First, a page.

Building a JAMMA Test Rig

In the near future, I intend to have the innards for my new arcade machine spread-out all over my desk: raspberry Pi, amp, video converters, i-Pac, and so on. I want to be able to test and develop on it without having to cannibalise my cabinet, or have trailing bits of electronics hanging out of it.

I have a big box of arcade buttons, a joystick or two, a new JAMMA wiring loom, and a Happ Trackball that’s too big to fit in my cabinet. Whilst cleaning out the garage I’ve also found a large lump of chipboard (covered in a wood-effect veneer) that I bought some months ago to turn into a shelf.

All in all: I have enough bits to create myself a JAMMA test-rig!

Well, I am missing one vital element: I have zero woodworking skills! So, on Saturday, when we did our regular visit to my parents for dinner, I took my bag of junk with me and a very vague idea of how I wanted my panel laid out, and my father made me a sturdy control panel:

First tip I can give to anyone doing this: people with some actual carpentry ability tend to hate that woodchip-with-veneer stuff. Dad pulled a face when he saw it. If I were to do this again, I’d buy a proper piece of timber instead.

As I just want this to sit on my desk when I’m testing (and maybe for a game or two) the measurements don’t need to be particularly exact. I decided on a panel width of 440mm (19 inches) just because that’s the width of my cabinet … but it probably wouldn’t have hurt if I’d made it slightly wider.

The wood is 15mm thick. The panel is 250mm deep. The side pieces measure 60mm at the front and 120mm at the back, giving a nice tilt to the panel of about 15 degrees from the horizontal. Dad also added another piece of wood at the front of the panel in order to give it extra structural strength.

diag

The joystick is installed on the left. It’s mounted from underneath (screwed into the wood) so that just the joystick bar itself protrudes through the woodwork. Obviously the hole was drilled to be wide enough so that the joystick had the required freedom of movement.

Three fire buttons are positioned somewhere around the middle – we tried to position them at a bit of an angle to make the layout comfier. If I were doing it again I might have positioned them slightly closer together – but I haven’t played a proper game on it yet, so I’ll let you know.

Above them are another three buttons – one is the Player 1 Start button, one is going to fake the “coin” signal (at least until I’ve configured all the games to freeplay) and the third is currently unassigned. I think I’m going to use it an as “escape” button, so I can exit from a game back into the frontend game selector.

To the right is my Happ 3-inch Trackball. I originally purchased this to go in my cabinet, but when I received it discovered it was FAR too big. Even if I’d modified the panel in the cabinet enough, it still would have looked to out of proportion for the rest of the cab. So I’ll shop around for a 2.25-inch trackball for my cabinet, and use this one for my test rig instead.

Wiring

I found wiring to be straightforward, but let me give you this advice if you’re going to do this yourself:

  • have the pinouts in front of you
  • use a multimeter to prove you’re holding the right wire
  • take your time

In fact, I found the job a nice way to waste a few hours on a bank-holiday Monday.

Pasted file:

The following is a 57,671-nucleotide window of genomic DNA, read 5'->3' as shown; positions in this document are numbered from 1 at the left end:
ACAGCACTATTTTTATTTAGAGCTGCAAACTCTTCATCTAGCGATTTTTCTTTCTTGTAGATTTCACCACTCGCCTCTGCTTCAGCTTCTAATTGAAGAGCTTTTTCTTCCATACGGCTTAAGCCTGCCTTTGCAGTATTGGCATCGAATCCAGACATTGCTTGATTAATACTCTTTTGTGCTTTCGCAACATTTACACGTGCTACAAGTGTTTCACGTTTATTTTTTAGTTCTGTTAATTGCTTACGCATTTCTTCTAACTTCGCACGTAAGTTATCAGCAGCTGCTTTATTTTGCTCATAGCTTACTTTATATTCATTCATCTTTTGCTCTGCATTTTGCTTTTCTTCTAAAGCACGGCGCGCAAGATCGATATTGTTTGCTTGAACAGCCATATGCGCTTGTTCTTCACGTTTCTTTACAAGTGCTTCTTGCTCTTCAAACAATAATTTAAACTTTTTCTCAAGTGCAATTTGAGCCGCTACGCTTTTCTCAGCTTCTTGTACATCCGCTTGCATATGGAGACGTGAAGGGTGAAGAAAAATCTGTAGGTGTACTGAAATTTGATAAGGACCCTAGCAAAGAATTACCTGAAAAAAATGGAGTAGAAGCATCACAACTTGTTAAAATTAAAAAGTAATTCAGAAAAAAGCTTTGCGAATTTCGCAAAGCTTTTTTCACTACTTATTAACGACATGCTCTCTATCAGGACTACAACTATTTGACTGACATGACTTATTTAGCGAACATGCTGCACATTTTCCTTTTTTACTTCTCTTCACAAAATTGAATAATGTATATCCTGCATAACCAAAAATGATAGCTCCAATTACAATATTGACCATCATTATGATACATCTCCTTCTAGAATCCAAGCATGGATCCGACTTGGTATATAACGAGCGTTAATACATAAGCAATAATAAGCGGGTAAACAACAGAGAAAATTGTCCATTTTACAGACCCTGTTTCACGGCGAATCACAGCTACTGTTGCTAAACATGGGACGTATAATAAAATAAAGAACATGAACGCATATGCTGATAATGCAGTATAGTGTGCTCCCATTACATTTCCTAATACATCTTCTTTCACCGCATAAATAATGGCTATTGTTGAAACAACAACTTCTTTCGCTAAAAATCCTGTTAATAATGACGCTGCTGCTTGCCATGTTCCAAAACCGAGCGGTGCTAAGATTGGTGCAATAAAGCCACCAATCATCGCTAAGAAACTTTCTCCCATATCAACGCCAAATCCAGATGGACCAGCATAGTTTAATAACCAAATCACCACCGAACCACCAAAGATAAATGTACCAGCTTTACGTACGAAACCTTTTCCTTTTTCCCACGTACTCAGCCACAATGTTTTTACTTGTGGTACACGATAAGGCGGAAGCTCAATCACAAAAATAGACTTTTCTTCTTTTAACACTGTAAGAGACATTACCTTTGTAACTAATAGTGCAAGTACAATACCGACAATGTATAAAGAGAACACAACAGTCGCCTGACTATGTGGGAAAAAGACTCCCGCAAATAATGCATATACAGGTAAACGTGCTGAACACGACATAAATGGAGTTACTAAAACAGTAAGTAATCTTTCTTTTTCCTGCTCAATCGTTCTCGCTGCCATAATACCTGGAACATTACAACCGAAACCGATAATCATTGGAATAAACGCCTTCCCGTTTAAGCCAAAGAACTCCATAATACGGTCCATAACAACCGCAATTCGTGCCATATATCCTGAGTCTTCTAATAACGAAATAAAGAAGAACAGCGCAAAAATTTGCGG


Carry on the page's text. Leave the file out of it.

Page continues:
My test-rig panel is only intended as a one-player affair, so I’ve tucked the unrequired cables out of the way, held to the panel underside with sticky pads and more cable ties.

Next tip: buy lots of cable ties and those sticky pads for holding them. And I mean LOTS. Buy so many that the woman at the till in B&Q thinks you have a kinky fetish. Buy so many that if you get partway through a job and realise you could do it better another way, you won’t worry too much about cutting them off. Oh, and buy a dinky pair of cutters for pruning them. Making a neat job of wiring up your control panel is a curiously satisfying experience.

The “insert coin” cable didn’t have a spade connector on it (because in a real cabinet, it would have gone to the coin-counter mechanism) so I removed that wire from the loom, then repurposed an unused wire that did have a spade connector. Quick soldering job, no big deal.

For those of you with an electronic bent: the inputs on a JAMMA board float high, and therefore should be pulled low when a button is pressed. So the common wire that needs to go between all the microswitches is the 0v line. In the picture above, that’s the black wire you can see going between each button. The unused spade connectors are bundled up and stuck out of the way. Cable-ties, see? They hold the universe together!

For a display in my test rig, I have a Microvitec Cub monitor (from early-eighties
primary school fame, that those of us of a certain age will remember all too clearly) which accepts the same spec of video signals as a JAMMA cab. To make this work, I collected the RGB and sync wires together with cable ties, then soldered a 6-pin DIN socket on the end using the same pinouts as from a BBC Micro. That way I can use one of my BBC RGB leads to connect the rig to the monitor.

I haven’t bothered adding a speaker for this rig – perhaps I should have added a few more inches to the control panel and mounted one there? But for the time being it isn’t too important. I’ve rolled-up the wires for it in case I change my mind, anyway.

Now all that’s left is for my new JAMMA PSU to arrive.

My wife would like you all to know that the ghastly carpet is the choice of our house’s previous owners. We haven’t decorated this room yet.

Next time: I start putting together the components for my Raspberry-Pi-Programmable-JAMMA-board.


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